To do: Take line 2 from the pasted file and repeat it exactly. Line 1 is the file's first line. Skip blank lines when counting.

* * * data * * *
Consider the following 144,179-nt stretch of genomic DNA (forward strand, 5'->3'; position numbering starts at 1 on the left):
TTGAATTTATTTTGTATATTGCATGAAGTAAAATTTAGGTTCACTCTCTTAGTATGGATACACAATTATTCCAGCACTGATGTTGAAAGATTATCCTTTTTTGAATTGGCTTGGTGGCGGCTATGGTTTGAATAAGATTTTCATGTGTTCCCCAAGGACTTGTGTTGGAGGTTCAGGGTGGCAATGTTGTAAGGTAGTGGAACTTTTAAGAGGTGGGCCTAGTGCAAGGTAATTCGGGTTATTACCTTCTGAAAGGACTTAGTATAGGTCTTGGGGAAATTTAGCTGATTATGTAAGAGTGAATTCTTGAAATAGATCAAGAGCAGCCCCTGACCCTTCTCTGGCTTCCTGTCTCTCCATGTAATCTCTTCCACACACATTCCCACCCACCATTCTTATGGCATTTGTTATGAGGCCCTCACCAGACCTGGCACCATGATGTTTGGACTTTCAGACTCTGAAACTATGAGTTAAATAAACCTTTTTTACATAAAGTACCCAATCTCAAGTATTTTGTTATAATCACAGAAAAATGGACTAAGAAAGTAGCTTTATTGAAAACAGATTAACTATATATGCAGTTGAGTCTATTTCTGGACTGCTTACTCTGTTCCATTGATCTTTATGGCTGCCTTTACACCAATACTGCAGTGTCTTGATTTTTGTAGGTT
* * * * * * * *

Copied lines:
TTGAATTTATTTTGTATATTGCATGAAGTAAAATTTAGGTTCACTCTCTTAGTATGGATACACAATTATTCCAGCACTGATGTTGAAAGATTATCCTTTTTTGAATTGGCTTGGTGGCGGCTATGGTTTGAATAAGATTTTCATGTGTTCCCCAAGGACTTGTGTTGGAGGTTCAGGGTGGCAATGTTGTAAGGTAGTGGAACTTTTAAGAGGTGGGCCTAGTGCAAGGTAATTCGGGTTATTACCTTCTGAAAGGACTTAGTATAGGTCTTGGGGAAATTTAGCTGATTATGTAAGAGTGAATTCTTGAAATAGATCAAGAGCAGCCCCTGACCCTTCTCTGGCTTCCTGTCTCTCCATGTAATCTCTTCCACACACATTCCCACCCACCATTCTTATGGCATTTGTTATGAGGCCCTCACCAGACCTGGCACCATGATGTTTGGACTTTCAGACTCTGAAACTATGAGTTAAATAAACCTTTTTTACATAAAGTACCCAATCTCAAGTATTTTGTTATAATCACAGAAAAATGGACTAAGAAAGTAGCTTTATTGAAAACAGATTAACTATATATGCAGTTGAGTCTATTTCTGGACTGCTTACTCTGTTCCATTGATCTTTATGGCTGCCTTTACACCAATACTGCAGTGTCTTGATTTTTGTAGGTT